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Year : 2015  |  Volume : 8  |  Issue : 3  |  Page : 328-329  

Discordant human immunodeficiency virus infection among pregnant women and their husbands: What to be concerned about?

Public Health, Surin Rajabhat University, Surin, Thailand

Date of Web Publication15-May-2015

Correspondence Address:
Viroj Wiwanitkit
Wiwanitkit House, Bangkhae, Bangkok-10160
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Source of Support: None, Conflict of Interest: None

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How to cite this article:
Wiwanitkit V. Discordant human immunodeficiency virus infection among pregnant women and their husbands: What to be concerned about?. Med J DY Patil Univ 2015;8:328-9

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Wiwanitkit V. Discordant human immunodeficiency virus infection among pregnant women and their husbands: What to be concerned about?. Med J DY Patil Univ [serial online] 2015 [cited 2023 Sep 30];8:328-9. Available from:

Human immunodeficiency virus (HIV) infection is still a global public health issue. This infection can be transmitted by several modes including blood borne and sexual transmission. In the present day, HIV infection can be seen around the world in any age groups. The problem of sexual transmission results in uncontrollable HIV epidemic around the world. [1] Many couples around the world contact HIV infection. The HIV might be transmitted from husband to wife or vice versa. [1] Then, the infection can also further transmit to the child of the infected spouse. This worst case scenario makes HIV the most important sexually transmitted disease at present.

There are several attempts to control HIV. Of several methods, the screening test is usually mentioned. The prenuptial screening for HIV serology is widely used. If the HIV infection is diagnosed before marriage, the control of HIV will become easier. However, prenuptial screening is not feasible in all settings due to personal, logistic and ethical reasons. The screening for the spouse in postnuptial phase has similar limitations. The screening is usually performed when one spouse gets confirmed HIV infection. The screening for HIV serology in the other spouse can be useful for management of this partner. This is the usual practice worldwide. In the present report in Med J Dr. DY Patil Univ, a single center situation is reported. [2] An interesting observation is the rate of discordant HIV infection among pregnant women and their husbands.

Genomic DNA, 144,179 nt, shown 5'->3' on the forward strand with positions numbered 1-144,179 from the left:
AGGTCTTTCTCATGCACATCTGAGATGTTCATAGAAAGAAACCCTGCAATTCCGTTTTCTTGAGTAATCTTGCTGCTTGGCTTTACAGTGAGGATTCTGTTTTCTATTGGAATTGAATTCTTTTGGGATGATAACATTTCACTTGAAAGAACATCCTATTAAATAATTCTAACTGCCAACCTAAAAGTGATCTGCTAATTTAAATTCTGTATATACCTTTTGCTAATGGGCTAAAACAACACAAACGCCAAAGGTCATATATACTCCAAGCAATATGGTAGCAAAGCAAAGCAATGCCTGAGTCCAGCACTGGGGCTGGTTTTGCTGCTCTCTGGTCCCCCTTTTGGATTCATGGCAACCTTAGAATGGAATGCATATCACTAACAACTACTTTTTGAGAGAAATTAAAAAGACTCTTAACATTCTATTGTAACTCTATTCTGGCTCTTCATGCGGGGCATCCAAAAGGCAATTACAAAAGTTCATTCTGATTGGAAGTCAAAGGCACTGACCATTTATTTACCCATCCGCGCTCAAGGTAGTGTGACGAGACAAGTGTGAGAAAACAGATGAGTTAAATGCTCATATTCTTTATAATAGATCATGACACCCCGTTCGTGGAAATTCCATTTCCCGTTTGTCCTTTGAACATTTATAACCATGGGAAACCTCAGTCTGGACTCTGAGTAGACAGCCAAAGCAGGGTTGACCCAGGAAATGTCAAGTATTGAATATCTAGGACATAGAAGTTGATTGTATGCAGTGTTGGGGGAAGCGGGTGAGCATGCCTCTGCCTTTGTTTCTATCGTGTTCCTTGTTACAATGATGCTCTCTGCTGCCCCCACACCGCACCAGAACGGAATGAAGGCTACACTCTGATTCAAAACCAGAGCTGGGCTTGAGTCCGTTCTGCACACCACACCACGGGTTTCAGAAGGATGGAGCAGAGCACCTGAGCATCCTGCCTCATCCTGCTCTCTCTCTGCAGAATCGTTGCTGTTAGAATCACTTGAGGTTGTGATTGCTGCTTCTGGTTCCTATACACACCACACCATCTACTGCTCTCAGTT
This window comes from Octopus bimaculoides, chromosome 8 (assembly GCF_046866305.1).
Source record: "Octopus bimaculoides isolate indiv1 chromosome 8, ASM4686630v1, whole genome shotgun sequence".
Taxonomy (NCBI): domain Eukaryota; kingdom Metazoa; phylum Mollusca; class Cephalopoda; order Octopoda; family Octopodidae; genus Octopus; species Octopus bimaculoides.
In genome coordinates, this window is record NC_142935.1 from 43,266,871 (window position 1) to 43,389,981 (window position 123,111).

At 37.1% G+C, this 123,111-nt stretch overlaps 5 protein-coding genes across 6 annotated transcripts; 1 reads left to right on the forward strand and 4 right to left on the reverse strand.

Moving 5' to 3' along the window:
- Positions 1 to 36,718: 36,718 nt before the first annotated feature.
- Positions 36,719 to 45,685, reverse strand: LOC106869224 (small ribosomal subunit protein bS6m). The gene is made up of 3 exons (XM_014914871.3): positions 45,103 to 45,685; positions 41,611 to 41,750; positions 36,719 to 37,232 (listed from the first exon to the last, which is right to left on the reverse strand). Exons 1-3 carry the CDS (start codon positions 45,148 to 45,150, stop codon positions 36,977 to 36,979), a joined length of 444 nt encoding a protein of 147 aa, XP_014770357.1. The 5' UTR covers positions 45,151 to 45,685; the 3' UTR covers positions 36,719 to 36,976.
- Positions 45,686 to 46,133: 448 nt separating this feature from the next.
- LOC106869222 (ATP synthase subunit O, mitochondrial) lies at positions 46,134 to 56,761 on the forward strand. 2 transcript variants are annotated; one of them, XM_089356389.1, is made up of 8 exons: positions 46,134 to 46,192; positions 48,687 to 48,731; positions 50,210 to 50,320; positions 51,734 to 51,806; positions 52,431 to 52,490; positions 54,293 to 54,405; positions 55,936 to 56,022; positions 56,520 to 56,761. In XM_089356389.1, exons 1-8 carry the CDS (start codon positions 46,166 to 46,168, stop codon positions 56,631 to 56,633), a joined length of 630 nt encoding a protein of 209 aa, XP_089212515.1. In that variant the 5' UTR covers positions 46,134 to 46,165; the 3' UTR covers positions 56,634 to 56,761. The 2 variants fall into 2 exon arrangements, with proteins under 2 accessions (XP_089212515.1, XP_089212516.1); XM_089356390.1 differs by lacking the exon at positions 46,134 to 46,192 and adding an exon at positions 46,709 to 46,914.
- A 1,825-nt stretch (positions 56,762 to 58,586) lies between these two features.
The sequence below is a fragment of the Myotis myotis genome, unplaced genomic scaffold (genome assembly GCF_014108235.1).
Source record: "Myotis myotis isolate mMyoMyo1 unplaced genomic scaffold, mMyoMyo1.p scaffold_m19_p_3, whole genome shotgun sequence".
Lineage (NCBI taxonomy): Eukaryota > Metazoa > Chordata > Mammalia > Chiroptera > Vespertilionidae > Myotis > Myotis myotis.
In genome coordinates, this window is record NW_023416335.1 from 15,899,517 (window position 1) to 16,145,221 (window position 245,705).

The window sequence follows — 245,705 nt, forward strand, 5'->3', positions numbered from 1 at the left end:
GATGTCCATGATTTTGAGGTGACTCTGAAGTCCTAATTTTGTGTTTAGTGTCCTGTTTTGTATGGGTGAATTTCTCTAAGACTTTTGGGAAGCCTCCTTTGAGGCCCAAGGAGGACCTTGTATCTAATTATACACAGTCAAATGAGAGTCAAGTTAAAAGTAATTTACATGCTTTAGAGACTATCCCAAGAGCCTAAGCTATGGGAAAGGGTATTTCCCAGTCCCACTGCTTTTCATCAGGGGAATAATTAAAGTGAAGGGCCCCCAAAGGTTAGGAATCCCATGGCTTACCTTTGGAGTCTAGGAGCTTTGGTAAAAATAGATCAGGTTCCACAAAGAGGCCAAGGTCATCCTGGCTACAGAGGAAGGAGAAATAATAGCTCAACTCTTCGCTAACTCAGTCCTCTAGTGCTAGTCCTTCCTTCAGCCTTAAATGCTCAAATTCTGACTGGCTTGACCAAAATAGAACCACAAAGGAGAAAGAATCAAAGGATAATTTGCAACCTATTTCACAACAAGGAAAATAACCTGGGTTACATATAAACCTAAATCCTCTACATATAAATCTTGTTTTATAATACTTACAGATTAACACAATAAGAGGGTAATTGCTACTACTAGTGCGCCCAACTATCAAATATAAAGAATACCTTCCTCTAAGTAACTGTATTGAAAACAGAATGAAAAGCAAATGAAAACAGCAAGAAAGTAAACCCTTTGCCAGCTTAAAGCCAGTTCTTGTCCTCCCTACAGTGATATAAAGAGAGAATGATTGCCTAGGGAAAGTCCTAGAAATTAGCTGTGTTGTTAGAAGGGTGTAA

This discordance is an interesting issue. There are many possible explanations for discordance. In fact, some wives might know that their husbands get HIV infection or have high risk. Those wives might practice abstinence. On the other hand, some husbands that know themselves that they have HIV infection might also practice abstinence. However, a more interesting situation is situations without previous known HIV serology status. The most basic consideration is on the laboratory diagnostic test. In fact, the seronegative in the wife of a husband with HIV seropositive might be due to laboratory error. The false negative result is possible. The simplest situation is the window period that results in the escape in detection by screening test. In a report by Palumbo et al., 1 of 203 seronegative "adults who have long-term heterosexual relationships with HIV-infected partners" was positive for HIV infection by polymerase chain reaction (PCR) test. [3] Palumbo et al., concluded "a negligible incidence of occult HIV infection as delineated by PCR in antibody negative heterosexual partners of HIV-infected individuals. [3]"

Nevertheless, it should be noted that there are some cases that have actually no HIV infection despite long-term contact with HIV-infected husbands. The "protective roles for cell-mediated immunity and mucosal IgA in HIV-seronegative individuals exposed to HIV" is mentioned by Mazzoli et al. [4] The explanation can be due to the underlying special genetic factors. Hoffman et al., noted that "persons who are homozygous for the delta32 polymorphism of the CCR5 chemokine receptor gene are highly protected against HIV-1 infection. [5]" Rohowsky-Kochan et al., also reported that "human leukocyte antigen polymorphism may confer a genetic risk or protection for HIV-1 infection in individuals of various ethnic backgrounds. [6]" For the cases with surprising protective activity against HIV infection, the study of genetic polymorphism will be useful.

  References Top

Johnson AM, Laga M. Heterosexual transmission of HIV. AIDS 1988;2 Suppl 1:S49-56.  Back to cited text no. 1
Shah I. Discordant HIV infection among married Indian couples. Med J DY Patil Univ 2015;8:326-7.  Back to cited text no. 2
  Medknow Journal  
Palumbo P, Skurnick J, Lewis D, Eisenberg M PCR analysis of HIV-seronegative, heterosexual partners of HIV-infected individuals. J Acquir Immune Defic Syndr Hum Retrovirol 1995;10:436-40.  Back to cited text no. 3
Mazzoli S, Trabattoni D, Lo Caputo S, Piconi S, Blé C, Meacci F, et al. HIV-specific mucosal and cellular immunity in HIV-seronegative partners of HIV-seropositive individuals. Nat Med 1997;3:1250-7.  Back to cited text no. 4
Hoffman TL, MacGregor RR, Burger H, Mick R, Doms RW, Collman RG. CCR5 genotypes in sexually active couples discordant for human immunodeficiency virus type 1 infection status. J Infect Dis 1997;176:1093-6.  Back to cited text no. 5
Rohowsky-Kochan C, Skurnick J, Molinaro D, Louria D. HLA antigens associated with susceptibility/resistance to HIV-1 infection. Hum Immunol 1998;59:802-15.  Back to cited text no. 6


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